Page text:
After arguing against SAP for middle class, Cynthia Villar now apologizes
Following the backlash she received from scrutinizing the inclusion of middle class families in SAP, the senator issues a “humble” apology and clarifies her statements
May 20, 2020
Yesterday, May 18, Senator Cynthia Villar questioned why the middle class should receive cash aid from the government even though they earn salaries during the quarantine. Her statements have since received backlash from the public, saying that such remarks are “insensitive.” The senator, this afternoon, issued an apology to and clarified her statements probing the subsidy assistance program (SAP).
During the hearing of the Senate Committee of the Whole on COVID-19 pandemic response, Villar asked the Department of Social Welfare Development (DSWD) why families belonging to the middle class are included in the social amelioration program (SAP), which is intended to help low-income families and no work, no pay workers.
Why are middle-class families included in the cash aid program?
Villar brought up that the government allotted financial help to 18 million families or 82 percent of the country’s population when only 59 percent are actually low-income families eligible to receive aid.
“So bakit bibigyan ’yung [middle-class]? Eh may trabaho sila, kahit lockdown, nagsu-sweldo sila. Sa gobyerno, kung employed by the government. Kung employed naman ng local, ng mga private, nagsu-sweldo din sila,” Villar asked.
“Kaya nahihirapan ’yung mga companies kasi they have to pay the salaries even if there’s no business,” the Senator added.
“Hindi ko ma-accept ang numbers na ’yon kasi nade-deprive ang mahihirap dahil binibigyan pati ang middle class,” she added.
Under Republic Act 11469 or the Bayanihan to Heal As One Act, a total of 18 million low-income families—those who are most affected by the pandemic—will receive a cash subsidy from P5,000 to P8,000 depending on prevailing regional minimum wage rates, for two months during the COVID-19 crisis.
An estimate of the informal sector
According to Villar, if the data of the DSWD is based on the 2015 census, only 60 percent of the total population are eligible for government assistance.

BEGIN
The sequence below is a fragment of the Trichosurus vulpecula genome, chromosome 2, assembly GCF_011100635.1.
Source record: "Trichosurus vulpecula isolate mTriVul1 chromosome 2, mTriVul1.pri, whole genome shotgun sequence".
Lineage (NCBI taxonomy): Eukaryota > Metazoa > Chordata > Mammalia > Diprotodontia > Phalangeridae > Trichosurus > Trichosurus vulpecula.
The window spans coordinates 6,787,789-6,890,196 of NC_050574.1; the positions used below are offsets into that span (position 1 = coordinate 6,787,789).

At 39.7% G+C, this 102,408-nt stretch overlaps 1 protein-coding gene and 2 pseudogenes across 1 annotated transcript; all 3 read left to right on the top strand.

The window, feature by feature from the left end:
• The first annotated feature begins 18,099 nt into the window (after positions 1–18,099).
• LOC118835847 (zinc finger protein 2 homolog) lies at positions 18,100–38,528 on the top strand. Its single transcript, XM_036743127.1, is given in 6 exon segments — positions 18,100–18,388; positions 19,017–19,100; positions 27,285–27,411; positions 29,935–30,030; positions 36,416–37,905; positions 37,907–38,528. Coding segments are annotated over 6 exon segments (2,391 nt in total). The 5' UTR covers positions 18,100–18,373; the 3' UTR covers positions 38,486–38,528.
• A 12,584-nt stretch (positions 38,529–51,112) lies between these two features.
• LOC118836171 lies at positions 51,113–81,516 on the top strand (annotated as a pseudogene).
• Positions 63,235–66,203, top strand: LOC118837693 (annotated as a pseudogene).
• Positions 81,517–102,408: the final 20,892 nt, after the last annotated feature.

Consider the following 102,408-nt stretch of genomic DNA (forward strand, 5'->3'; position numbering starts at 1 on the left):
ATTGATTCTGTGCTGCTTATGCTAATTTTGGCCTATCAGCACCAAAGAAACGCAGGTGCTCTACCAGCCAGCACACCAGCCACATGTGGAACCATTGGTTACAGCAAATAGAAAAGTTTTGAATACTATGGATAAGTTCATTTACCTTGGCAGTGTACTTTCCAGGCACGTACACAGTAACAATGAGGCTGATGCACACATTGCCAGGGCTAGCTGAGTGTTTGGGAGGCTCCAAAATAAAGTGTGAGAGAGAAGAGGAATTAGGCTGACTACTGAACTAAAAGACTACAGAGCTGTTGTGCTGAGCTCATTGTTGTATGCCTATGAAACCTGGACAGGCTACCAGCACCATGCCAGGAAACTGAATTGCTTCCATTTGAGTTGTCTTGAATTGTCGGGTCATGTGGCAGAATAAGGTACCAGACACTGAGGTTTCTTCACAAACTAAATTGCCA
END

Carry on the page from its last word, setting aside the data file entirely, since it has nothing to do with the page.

“How did you determine na 18 million? That’s 82 percent of the population, ’di naman sila mahirap ah. May mga trabaho sila, nagsu-sweldo sila kahit lockdown,” Villar further asked DSWD Secretary Rolando Bautista during the hearing.
To which Bautista explained that LGUs are tasked to identify the beneficiaries as they are more knowledgeable of the status of the families in their areas.
National Economic and Development Authority (NEDA) Acting Secretary Karl Kendrick Chua explained that this is based on population projections, which show that there are now 24.6 million families in the country compared to the 22 million families in 2015 when the last census was conducted.
Chua concluded that the 2020 estimate is now 24.6 million, of which 18 million are considered to be low-income, “basically working in the informal sector, no work, no pay. That is the basis for the 18 million.”
Villar, nonetheless, asked the DSWD to respond to her query in writing.
Villar’s humble apology
After receiving backlash for such statements, the senator issued an apology saying, “My statements during the hearing yesterday was not in any manner meant to be an affront to the hardworking middle class of the country. I might have framed my questions and statements in such a manner that made it seem I was insensitive to the plight of the middle income sector. I am NOT.”
“I am concerned and I look out for the welfare of the middle income workers. If I have offended anyone with my statements, I humbly apologize,” she added.
The senator then acknowledged the contribution of the middle class to the country’s economy. “The middle class are the backbone of the Philippine economy and I recognize the workers’ contributions to the country and their families,” she said.
“The intention of my questions yesterday was to clarify reports about the middle class workers who remain employed but have been included as among the beneficiaries of the Social Amelioration Program (SAP) of the government,” the senator went on.
Villar pointed out that Congress had intended the SAP funds to benefit the poor and the unemployed, and that lawmakers made sure that it was clear who the targeted beneficiaries of the cash assistance were.
“The workers who continue to receive their salaries during the quarantine were excluded as eligible beneficiaries because they did not lose their income even amid the strict quarantine setup,” she added.
Header photo courtesy of Inquirer.net
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